First things first. Tidy up. Scan the room or yard for any unnecessary items.
You want to show the entire space. For perspective, it’s helpful for the viewer to see the doorway. I often find myself tucked into a corner or a room to get my shot. You also want your photos to be level or straightened. I use the adjacent corner of the room as a guideline to help keep the image level.
For tight spaces and small rooms sometimes the best angle is in a corner you can’t fit in. Set your camera or cellphone down, compose your shot, utilize the self timer so you can step out of the room. You can also use the ‘set and self timer’ method as a way to ensure your photos won’t be blurry from motion. Use a tripod if you can but, if you don’t have one or the space doesn’t allow it…remember to hold as steady as possible. I achieve this by slowly exhaling as I’m taking the shot.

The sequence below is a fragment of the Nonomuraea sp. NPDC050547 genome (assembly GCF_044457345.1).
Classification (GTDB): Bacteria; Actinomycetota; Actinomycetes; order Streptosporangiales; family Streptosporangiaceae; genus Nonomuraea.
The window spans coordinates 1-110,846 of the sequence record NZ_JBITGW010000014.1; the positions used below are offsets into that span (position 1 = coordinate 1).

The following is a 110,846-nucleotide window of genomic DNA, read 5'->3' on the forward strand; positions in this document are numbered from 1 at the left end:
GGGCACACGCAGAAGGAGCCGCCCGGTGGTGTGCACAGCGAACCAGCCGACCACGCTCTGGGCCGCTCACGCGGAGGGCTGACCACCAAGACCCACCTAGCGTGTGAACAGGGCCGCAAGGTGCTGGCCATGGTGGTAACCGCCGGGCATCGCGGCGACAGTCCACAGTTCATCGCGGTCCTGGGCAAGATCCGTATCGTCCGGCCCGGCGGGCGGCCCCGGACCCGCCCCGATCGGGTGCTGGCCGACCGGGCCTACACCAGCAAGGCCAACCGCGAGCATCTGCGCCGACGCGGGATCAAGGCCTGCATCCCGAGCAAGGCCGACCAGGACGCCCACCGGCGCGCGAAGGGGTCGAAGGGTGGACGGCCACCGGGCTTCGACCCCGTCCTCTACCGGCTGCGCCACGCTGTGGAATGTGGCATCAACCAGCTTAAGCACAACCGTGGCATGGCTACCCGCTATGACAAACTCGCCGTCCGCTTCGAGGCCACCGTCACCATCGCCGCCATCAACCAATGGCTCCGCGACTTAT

As for lighting, natural is always better! As a photographer I would love to live in properties I am photographing and just wait for the sun to hit each room just the right way. The ability to do that is a huge advantage. The more light the better! Extra lighting may come in handy. You can use work lights from the garage or flood lights. Try bouncing the light on the ceiling or an off camera wall to evenly spread the light, instead of pointing it directly at a wall or fixture.
Get different angles of each space. From the child’s perspective, get down on the ground. For the adult’s perspective take the photo from eye level and for the giant’s view, stand on a chair. Most importantly think of the good times, the sweet moments, the joy and love that was shared in each room as you photograph them. That will absolutely translate and MAKE your photos!
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